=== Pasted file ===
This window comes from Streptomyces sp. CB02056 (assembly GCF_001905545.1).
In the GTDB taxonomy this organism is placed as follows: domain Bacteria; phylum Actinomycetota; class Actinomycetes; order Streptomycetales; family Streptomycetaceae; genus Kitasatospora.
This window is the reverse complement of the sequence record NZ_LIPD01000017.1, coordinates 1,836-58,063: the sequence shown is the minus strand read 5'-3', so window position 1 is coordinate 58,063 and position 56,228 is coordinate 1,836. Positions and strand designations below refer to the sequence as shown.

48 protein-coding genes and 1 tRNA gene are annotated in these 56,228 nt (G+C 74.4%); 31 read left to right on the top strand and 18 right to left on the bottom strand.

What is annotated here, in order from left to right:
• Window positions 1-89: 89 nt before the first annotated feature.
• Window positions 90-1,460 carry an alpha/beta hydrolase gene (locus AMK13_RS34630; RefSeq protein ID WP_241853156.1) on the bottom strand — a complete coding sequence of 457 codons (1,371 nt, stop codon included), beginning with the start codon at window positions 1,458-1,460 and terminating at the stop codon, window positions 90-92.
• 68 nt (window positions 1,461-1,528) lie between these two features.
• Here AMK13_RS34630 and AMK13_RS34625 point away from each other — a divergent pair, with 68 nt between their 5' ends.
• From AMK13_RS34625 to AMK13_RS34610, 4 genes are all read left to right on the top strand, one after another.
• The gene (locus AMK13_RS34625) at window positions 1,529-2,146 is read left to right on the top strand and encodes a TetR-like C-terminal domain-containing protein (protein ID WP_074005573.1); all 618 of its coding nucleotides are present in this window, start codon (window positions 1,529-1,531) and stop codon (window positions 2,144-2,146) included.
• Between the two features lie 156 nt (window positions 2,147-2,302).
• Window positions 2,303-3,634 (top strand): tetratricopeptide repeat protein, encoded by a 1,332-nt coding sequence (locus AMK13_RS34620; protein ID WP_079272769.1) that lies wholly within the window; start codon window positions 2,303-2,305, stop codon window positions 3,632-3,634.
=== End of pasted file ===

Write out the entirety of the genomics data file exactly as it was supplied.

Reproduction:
This window comes from Streptomyces sp. CB02056 (assembly GCF_001905545.1).
In the GTDB taxonomy this organism is placed as follows: domain Bacteria; phylum Actinomycetota; class Actinomycetes; order Streptomycetales; family Streptomycetaceae; genus Kitasatospora.
This window is the reverse complement of the sequence record NZ_LIPD01000017.1, coordinates 1,836-58,063: the sequence shown is the minus strand read 5'-3', so window position 1 is coordinate 58,063 and position 56,228 is coordinate 1,836. Positions and strand designations below refer to the sequence as shown.

48 protein-coding genes and 1 tRNA gene are annotated in these 56,228 nt (G+C 74.4%); 31 read left to right on the top strand and 18 right to left on the bottom strand.

What is annotated here, in order from left to right:
• Window positions 1-89: 89 nt before the first annotated feature.
• Window positions 90-1,460 carry an alpha/beta hydrolase gene (locus AMK13_RS34630; RefSeq protein ID WP_241853156.1) on the bottom strand — a complete coding sequence of 457 codons (1,371 nt, stop codon included), beginning with the start codon at window positions 1,458-1,460 and terminating at the stop codon, window positions 90-92.
• 68 nt (window positions 1,461-1,528) lie between these two features.
• Here AMK13_RS34630 and AMK13_RS34625 point away from each other — a divergent pair, with 68 nt between their 5' ends.
• From AMK13_RS34625 to AMK13_RS34610, 4 genes are all read left to right on the top strand, one after another.
• The gene (locus AMK13_RS34625) at window positions 1,529-2,146 is read left to right on the top strand and encodes a TetR-like C-terminal domain-containing protein (protein ID WP_074005573.1); all 618 of its coding nucleotides are present in this window, start codon (window positions 1,529-1,531) and stop codon (window positions 2,144-2,146) included.
• Between the two features lie 156 nt (window positions 2,147-2,302).
• Window positions 2,303-3,634 (top strand): tetratricopeptide repeat protein, encoded by a 1,332-nt coding sequence (locus AMK13_RS34620; protein ID WP_079272769.1) that lies wholly within the window; start codon window positions 2,303-2,305, stop codon window positions 3,632-3,634.